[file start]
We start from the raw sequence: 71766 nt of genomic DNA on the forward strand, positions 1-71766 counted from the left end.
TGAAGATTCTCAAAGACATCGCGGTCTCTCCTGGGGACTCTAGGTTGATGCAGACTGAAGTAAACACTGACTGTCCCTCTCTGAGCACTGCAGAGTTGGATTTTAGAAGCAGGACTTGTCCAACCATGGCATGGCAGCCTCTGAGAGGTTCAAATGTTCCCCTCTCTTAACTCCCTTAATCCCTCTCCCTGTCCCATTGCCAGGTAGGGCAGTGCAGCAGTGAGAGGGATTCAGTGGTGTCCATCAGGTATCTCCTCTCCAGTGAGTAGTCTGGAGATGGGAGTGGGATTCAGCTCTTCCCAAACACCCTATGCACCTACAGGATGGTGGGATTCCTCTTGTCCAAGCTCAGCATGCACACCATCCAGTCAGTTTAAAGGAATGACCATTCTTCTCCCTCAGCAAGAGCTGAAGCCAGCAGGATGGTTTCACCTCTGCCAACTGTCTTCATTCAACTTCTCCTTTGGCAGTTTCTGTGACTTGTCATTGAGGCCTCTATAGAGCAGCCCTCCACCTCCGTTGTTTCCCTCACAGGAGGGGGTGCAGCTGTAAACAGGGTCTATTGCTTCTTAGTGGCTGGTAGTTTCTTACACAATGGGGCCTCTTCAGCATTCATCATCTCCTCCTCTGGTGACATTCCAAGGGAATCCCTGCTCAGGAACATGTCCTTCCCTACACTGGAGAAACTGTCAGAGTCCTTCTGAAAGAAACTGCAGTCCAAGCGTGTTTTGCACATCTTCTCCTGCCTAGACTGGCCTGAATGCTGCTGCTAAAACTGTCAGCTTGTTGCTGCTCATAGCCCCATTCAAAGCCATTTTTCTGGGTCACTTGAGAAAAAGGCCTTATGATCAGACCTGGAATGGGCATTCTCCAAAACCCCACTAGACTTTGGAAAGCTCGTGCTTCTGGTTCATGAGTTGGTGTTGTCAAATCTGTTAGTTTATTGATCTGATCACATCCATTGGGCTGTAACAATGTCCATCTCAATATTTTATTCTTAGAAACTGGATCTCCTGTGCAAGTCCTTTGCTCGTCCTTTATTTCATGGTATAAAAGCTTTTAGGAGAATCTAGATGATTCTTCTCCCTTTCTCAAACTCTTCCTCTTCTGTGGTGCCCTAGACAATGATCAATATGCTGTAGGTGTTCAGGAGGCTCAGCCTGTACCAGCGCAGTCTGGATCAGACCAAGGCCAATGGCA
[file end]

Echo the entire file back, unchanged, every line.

We start from the raw sequence: 71766 nt of genomic DNA on the forward strand, positions 1-71766 counted from the left end.
TGAAGATTCTCAAAGACATCGCGGTCTCTCCTGGGGACTCTAGGTTGATGCAGACTGAAGTAAACACTGACTGTCCCTCTCTGAGCACTGCAGAGTTGGATTTTAGAAGCAGGACTTGTCCAACCATGGCATGGCAGCCTCTGAGAGGTTCAAATGTTCCCCTCTCTTAACTCCCTTAATCCCTCTCCCTGTCCCATTGCCAGGTAGGGCAGTGCAGCAGTGAGAGGGATTCAGTGGTGTCCATCAGGTATCTCCTCTCCAGTGAGTAGTCTGGAGATGGGAGTGGGATTCAGCTCTTCCCAAACACCCTATGCACCTACAGGATGGTGGGATTCCTCTTGTCCAAGCTCAGCATGCACACCATCCAGTCAGTTTAAAGGAATGACCATTCTTCTCCCTCAGCAAGAGCTGAAGCCAGCAGGATGGTTTCACCTCTGCCAACTGTCTTCATTCAACTTCTCCTTTGGCAGTTTCTGTGACTTGTCATTGAGGCCTCTATAGAGCAGCCCTCCACCTCCGTTGTTTCCCTCACAGGAGGGGGTGCAGCTGTAAACAGGGTCTATTGCTTCTTAGTGGCTGGTAGTTTCTTACACAATGGGGCCTCTTCAGCATTCATCATCTCCTCCTCTGGTGACATTCCAAGGGAATCCCTGCTCAGGAACATGTCCTTCCCTACACTGGAGAAACTGTCAGAGTCCTTCTGAAAGAAACTGCAGTCCAAGCGTGTTTTGCACATCTTCTCCTGCCTAGACTGGCCTGAATGCTGCTGCTAAAACTGTCAGCTTGTTGCTGCTCATAGCCCCATTCAAAGCCATTTTTCTGGGTCACTTGAGAAAAAGGCCTTATGATCAGACCTGGAATGGGCATTCTCCAAAACCCCACTAGACTTTGGAAAGCTCGTGCTTCTGGTTCATGAGTTGGTGTTGTCAAATCTGTTAGTTTATTGATCTGATCACATCCATTGGGCTGTAACAATGTCCATCTCAATATTTTATTCTTAGAAACTGGATCTCCTGTGCAAGTCCTTTGCTCGTCCTTTATTTCATGGTATAAAAGCTTTTAGGAGAATCTAGATGATTCTTCTCCCTTTCTCAAACTCTTCCTCTTCTGTGGTGCCCTAGACAATGATCAATATGCTGTAGGTGTTCAGGAGGCTCAGCCTGTACCAGCGCAGTCTGGATCAGACCAAGGCCAATGGCA